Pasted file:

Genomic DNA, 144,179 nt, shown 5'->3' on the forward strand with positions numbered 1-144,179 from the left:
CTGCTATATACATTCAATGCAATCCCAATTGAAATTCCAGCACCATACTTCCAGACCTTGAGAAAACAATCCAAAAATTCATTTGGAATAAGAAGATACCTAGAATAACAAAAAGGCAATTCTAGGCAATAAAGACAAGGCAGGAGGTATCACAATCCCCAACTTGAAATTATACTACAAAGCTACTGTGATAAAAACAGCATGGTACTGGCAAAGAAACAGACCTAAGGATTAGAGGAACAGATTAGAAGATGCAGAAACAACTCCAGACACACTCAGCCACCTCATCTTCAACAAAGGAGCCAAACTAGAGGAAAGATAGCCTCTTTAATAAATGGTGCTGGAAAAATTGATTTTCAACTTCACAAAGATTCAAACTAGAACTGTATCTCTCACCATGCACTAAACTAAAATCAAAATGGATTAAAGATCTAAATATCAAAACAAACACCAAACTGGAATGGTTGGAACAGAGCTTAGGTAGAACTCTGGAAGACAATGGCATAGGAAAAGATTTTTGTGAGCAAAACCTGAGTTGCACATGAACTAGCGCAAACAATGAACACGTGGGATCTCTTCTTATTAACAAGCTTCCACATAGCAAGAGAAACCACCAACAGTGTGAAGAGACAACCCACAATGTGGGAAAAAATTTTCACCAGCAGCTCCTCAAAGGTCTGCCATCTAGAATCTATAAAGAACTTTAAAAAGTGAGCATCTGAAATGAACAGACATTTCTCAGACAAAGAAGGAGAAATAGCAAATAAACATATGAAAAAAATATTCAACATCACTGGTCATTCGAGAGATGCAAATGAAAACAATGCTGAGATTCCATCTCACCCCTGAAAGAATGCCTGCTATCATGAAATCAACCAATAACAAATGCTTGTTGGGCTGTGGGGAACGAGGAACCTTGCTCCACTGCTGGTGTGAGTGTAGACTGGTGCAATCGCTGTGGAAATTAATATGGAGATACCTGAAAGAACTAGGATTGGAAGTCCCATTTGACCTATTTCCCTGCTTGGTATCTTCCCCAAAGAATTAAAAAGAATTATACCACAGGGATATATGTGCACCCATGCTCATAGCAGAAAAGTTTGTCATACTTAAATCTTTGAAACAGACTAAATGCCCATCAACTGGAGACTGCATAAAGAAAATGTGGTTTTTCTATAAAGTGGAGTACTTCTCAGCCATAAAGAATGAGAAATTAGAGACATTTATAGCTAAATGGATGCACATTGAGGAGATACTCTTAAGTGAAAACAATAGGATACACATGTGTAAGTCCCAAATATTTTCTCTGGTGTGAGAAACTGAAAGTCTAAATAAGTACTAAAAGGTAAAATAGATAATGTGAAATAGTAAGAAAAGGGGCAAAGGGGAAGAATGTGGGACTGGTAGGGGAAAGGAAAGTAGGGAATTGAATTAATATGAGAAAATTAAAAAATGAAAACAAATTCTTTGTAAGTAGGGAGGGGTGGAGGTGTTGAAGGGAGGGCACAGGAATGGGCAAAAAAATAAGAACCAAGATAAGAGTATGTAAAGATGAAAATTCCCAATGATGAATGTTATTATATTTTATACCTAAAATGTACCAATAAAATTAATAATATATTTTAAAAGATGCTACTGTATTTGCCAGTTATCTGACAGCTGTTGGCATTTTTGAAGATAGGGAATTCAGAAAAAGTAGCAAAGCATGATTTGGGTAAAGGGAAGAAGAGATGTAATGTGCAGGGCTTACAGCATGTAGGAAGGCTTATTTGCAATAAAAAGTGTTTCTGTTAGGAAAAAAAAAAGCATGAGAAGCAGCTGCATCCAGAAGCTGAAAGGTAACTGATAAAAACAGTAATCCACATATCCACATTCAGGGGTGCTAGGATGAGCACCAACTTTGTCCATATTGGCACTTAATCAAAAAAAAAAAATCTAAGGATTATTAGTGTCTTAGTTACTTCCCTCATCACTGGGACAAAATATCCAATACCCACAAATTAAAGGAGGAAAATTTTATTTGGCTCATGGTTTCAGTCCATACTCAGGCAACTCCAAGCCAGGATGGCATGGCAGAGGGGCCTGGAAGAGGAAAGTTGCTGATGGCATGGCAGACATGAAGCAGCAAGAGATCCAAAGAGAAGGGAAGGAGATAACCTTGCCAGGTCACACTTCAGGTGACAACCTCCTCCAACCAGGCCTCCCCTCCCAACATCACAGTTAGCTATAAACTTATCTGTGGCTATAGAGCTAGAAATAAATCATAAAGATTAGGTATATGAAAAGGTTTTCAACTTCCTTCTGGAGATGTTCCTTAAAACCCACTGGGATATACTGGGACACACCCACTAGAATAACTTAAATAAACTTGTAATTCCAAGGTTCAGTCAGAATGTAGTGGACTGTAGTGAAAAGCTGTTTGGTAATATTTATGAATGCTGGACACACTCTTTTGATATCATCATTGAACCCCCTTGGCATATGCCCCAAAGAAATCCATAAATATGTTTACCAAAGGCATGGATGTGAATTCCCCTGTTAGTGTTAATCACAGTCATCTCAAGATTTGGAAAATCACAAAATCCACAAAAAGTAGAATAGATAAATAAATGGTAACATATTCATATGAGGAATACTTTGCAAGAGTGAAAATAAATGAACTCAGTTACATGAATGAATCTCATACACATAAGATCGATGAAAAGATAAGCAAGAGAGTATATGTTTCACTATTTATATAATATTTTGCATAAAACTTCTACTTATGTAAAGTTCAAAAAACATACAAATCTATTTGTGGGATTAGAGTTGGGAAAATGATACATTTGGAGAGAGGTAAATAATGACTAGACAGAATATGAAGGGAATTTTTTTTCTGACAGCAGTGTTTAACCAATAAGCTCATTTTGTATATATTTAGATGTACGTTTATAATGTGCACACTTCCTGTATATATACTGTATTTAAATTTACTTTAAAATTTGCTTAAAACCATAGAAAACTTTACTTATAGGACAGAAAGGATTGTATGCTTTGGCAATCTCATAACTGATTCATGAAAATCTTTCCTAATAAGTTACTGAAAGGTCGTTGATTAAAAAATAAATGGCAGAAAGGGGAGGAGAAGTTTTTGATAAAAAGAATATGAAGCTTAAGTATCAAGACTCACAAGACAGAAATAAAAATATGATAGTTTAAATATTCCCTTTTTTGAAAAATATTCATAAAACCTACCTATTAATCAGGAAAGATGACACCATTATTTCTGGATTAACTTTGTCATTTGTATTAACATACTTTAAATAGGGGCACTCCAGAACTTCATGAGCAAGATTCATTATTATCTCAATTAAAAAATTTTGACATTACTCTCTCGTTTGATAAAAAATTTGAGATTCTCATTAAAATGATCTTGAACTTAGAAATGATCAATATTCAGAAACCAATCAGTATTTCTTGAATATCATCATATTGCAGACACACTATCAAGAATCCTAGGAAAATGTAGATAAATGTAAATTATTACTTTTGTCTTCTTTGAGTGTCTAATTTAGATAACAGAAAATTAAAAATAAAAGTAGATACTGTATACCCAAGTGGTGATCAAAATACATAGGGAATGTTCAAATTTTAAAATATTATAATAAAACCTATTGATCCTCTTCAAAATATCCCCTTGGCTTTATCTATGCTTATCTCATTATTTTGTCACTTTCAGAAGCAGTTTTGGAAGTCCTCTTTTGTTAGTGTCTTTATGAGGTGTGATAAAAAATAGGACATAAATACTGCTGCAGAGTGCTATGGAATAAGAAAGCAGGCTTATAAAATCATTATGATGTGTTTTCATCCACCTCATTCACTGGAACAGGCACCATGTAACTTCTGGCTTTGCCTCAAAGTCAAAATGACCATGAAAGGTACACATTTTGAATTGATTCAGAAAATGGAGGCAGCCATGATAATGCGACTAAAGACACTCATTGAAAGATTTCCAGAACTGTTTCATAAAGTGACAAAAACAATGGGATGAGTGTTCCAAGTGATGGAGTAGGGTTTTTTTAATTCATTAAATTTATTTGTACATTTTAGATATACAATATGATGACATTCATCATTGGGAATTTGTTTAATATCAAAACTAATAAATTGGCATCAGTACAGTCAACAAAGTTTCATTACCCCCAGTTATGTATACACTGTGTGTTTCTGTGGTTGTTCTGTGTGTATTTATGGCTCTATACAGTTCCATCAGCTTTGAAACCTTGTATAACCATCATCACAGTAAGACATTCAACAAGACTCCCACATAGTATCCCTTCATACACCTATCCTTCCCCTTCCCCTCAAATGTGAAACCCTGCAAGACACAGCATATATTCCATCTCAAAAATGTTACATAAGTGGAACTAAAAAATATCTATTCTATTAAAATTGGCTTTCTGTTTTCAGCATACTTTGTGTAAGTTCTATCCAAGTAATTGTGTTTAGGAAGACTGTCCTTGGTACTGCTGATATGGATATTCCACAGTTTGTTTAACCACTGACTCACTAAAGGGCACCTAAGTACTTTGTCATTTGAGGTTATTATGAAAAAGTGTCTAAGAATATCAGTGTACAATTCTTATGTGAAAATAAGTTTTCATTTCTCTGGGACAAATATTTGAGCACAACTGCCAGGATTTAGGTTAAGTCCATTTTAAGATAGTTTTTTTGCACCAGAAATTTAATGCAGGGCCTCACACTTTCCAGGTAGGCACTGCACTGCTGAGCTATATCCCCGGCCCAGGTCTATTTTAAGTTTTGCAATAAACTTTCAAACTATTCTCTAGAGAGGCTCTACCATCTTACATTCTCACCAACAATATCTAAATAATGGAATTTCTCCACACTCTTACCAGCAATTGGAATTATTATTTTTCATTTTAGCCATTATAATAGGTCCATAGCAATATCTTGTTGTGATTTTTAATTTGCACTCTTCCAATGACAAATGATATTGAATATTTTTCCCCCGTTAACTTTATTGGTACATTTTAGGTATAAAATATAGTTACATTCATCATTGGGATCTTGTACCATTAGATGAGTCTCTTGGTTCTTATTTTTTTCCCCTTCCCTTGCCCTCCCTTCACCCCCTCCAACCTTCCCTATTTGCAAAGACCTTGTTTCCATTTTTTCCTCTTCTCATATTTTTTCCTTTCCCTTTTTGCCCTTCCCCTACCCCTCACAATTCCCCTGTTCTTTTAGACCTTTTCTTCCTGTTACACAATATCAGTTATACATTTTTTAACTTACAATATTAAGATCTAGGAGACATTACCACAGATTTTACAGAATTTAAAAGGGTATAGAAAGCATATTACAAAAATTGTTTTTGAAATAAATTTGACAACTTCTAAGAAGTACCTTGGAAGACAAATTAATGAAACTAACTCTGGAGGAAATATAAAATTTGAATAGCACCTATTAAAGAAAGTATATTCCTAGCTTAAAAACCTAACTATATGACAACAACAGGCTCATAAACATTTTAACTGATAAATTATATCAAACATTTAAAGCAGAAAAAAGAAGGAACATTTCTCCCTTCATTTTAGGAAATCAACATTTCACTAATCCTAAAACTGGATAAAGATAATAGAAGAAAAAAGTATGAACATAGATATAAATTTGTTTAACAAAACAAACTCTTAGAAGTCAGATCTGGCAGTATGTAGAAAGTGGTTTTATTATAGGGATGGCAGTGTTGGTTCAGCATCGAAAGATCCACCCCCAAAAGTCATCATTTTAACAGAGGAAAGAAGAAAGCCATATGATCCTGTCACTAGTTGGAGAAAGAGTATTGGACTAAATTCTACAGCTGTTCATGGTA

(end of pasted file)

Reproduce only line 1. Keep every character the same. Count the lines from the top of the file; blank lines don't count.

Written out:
Genomic DNA, 144,179 nt, shown 5'->3' on the forward strand with positions numbered 1-144,179 from the left: